September 2, 2014

Blessings in Disguise: My Unsuccessful Suicide Attempt. ~ Debbie Hampton {Adult}


Taking gulps of my favorite, cheap shiraz wine right out of the bottle, I quickly swallowed handful after handful of the happy-colored pills.

They looked like candy, but there was no sweet taste. I knew that I wasn’t supposed to mix meds with alcohol, but in this case, it didn’t matter.

“That should do it,” I thought, with tears dripping off my chin making dark spots on my shirt. I considered making myself throw up. Being bulimic in college, I could have done it easily, but, I didn’t.

I felt calm, triumphant and even proud for having had the guts to actually do it. Once the deed was done, the snarly bitch in my mind finally shut up. The mental movie of my hideous past and dreaded future reached the end of the reel at last. It was eerily quiet inside my head for the first time in a long time.

It was a sunny spring morning in June of 2007, just like any other Wednesday morning, but this was the day I decided that I wanted to die.

Almost four hours passed before someone found me, and it was hours after that that what I’d taken became known. Because too much time had elapsed, my stomach wasn’t pumped, and the drugs went all the way through my system, wreaking havoc.

Needless to say, it wasn’t a successful suicide attempt, but the overdose did land me in the hospital for two weeks and leave me with a serious brain injury. I used to tell people that I was retarded until I became conscious enough to know that that was politically incorrect.

Right after the injury, I couldn’t remember anything short-term or long-term. On the way home from the hospital, my Dad turned to his wife in the passenger seat and said, “We’ll run by her house, feed the animals, and then head to our place.” With surprise from the back seat I asked, ”I have a house?”

My speech was slurred, without inflection, and like my thinking processes, s-l-o-w. I had trouble controlling my bladder, couldn’t chew without chomping down on my cheek or tongue and my hands constantly shook while hanging limply at my sides when I walked.

The closest thing I can liken my brain-injured state to is being shit-faced, out-of-your-mind drunk when it’s way past the point of being anything close to fun anymore. Stumbling around, room spinning, can’t think or function. But in this case, I didn’t sober up in a couple of hours.

In the year following the brain injury, I naturally healed enough to regain some memory, intelligence, physical coordination, speech and motivation. I then used what wits I’d recovered to find out everything I could about rehabilitating my brain.

After learning about neuroplasticity, the ability of the brain to reorganize itself by forming new neural connections in response to repeated movement, behavior, emotion and thought, and how to consciously direct and encourage it, I devised my own neuroplastically-based activities and sought out alternative therapies.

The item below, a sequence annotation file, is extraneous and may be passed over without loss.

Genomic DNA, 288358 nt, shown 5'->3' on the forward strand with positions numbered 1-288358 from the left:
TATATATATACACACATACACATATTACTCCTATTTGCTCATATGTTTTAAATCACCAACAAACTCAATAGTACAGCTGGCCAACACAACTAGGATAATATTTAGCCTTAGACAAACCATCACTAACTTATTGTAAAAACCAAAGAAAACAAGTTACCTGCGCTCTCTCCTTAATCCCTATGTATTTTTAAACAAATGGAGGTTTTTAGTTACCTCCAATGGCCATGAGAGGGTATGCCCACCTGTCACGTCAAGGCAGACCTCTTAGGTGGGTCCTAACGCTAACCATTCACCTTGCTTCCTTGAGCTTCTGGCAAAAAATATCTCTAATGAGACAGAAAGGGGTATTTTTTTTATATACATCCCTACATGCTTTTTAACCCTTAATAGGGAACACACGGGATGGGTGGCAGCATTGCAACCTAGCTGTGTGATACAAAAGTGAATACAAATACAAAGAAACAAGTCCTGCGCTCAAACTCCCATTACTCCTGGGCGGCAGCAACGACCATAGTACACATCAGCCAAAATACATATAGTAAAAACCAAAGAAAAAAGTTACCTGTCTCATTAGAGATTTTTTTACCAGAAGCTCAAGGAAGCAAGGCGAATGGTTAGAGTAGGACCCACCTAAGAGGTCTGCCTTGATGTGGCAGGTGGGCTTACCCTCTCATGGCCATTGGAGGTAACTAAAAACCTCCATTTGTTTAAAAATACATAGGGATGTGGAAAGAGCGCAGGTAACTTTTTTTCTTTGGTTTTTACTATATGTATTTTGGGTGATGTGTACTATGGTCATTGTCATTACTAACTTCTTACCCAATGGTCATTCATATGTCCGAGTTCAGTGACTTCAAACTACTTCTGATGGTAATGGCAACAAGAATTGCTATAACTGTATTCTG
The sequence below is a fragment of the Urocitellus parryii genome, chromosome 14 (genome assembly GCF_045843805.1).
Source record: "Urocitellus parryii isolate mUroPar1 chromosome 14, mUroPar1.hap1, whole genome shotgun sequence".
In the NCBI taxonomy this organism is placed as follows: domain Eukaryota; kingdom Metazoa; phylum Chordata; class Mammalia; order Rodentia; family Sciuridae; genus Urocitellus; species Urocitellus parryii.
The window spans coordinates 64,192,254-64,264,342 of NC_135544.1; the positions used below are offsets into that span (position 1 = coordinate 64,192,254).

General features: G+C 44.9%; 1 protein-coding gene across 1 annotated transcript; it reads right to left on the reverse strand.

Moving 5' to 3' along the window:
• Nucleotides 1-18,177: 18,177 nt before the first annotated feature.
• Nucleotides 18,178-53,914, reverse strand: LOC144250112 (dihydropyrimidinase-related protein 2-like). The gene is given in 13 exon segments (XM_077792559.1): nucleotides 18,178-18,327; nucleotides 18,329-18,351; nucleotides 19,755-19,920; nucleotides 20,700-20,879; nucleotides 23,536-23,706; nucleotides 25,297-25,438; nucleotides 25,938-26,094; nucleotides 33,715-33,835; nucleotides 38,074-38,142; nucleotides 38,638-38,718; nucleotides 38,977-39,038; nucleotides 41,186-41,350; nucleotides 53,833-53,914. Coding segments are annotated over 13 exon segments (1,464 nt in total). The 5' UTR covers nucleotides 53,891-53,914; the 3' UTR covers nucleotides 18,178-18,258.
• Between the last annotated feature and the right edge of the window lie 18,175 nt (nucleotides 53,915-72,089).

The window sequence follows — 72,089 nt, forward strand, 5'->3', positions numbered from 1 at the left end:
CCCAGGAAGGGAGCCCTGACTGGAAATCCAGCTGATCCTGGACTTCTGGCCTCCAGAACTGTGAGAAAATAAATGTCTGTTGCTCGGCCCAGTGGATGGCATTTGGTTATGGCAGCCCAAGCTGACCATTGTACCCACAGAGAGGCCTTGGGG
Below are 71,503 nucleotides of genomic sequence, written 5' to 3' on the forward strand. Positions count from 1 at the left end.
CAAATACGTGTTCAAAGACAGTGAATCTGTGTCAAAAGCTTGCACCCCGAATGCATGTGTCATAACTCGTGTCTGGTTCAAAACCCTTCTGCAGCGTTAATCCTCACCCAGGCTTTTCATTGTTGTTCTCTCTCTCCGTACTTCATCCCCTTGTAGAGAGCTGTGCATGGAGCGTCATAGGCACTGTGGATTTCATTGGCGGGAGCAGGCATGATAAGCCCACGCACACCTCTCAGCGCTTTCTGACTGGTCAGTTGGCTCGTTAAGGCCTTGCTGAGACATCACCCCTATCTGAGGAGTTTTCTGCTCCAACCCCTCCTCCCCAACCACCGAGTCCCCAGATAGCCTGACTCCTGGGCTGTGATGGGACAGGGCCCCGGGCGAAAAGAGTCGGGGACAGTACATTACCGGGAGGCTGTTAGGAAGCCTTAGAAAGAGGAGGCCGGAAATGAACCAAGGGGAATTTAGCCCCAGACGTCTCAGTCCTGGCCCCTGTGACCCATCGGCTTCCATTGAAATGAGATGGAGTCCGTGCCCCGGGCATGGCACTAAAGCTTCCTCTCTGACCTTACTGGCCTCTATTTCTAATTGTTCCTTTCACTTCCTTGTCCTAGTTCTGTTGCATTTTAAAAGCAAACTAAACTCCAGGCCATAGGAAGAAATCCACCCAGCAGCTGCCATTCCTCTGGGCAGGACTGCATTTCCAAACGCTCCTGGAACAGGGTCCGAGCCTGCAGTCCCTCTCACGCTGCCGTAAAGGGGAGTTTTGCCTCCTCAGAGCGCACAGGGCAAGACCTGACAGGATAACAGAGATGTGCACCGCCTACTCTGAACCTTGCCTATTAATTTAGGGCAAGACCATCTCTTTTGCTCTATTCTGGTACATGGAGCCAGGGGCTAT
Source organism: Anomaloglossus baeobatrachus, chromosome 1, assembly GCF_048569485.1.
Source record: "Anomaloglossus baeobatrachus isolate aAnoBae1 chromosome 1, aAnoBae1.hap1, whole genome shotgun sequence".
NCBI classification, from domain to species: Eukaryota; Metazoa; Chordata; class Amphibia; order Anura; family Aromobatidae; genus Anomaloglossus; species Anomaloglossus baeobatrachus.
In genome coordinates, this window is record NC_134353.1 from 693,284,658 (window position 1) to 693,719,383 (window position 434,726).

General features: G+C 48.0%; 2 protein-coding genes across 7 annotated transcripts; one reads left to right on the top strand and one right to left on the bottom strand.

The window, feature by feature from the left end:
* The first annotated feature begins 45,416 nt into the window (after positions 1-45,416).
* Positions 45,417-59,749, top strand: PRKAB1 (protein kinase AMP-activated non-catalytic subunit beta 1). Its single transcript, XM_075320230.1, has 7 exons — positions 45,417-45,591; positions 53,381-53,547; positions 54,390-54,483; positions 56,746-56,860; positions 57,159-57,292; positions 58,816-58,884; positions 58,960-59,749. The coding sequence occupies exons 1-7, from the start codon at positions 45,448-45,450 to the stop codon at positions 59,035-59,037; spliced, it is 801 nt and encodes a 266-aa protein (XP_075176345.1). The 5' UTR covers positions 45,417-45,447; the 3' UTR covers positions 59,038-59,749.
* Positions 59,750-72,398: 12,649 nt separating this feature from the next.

I was obsessively determined to recover. I promised myself, “I am not staying like this!” For years, from the time I got out of bed until I hit the sheets again, my sole focus was rebuilding my brain.

In addition to performing daily cardiovascular exercise to promote brain cell growth, I began visualizing, thought reframing, meditating, practicing mindfulness and doing yoga to form new, healthier neuronal pathways in my brain. I spent hours every day doing brain training computer programs and activities online to improve my brain processes. I adopted a brain healthy diet, took supplements, guzzled water and got lots of sleep.

It took years, but I did fully recover.

Although I never thought I’d say this, the brain injury was a blessing in disguise. Really. Because it forced me to make the changes I’d needed to make long before.

For the first time in my life, I had to focus on and put energy into myself and make my needs the priority. I had to learn to be selfish.

The Dalai Lama had this to say about taking care of your own needs:

“It is important that when pursuing our own self-interest we should be ‘wise selfish’ and not ‘foolish selfish.’ Being foolish selfish means pursuing our own interests in a narrow, shortsighted way. Being wise selfish means taking a broader view and recognizing that our own long-term individual interest lies in the welfare of everyone. Being wise selfish means being compassionate.”




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Editor: Emily Bartran

Photo: Helga Weber/Flickr

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Debbie Hampton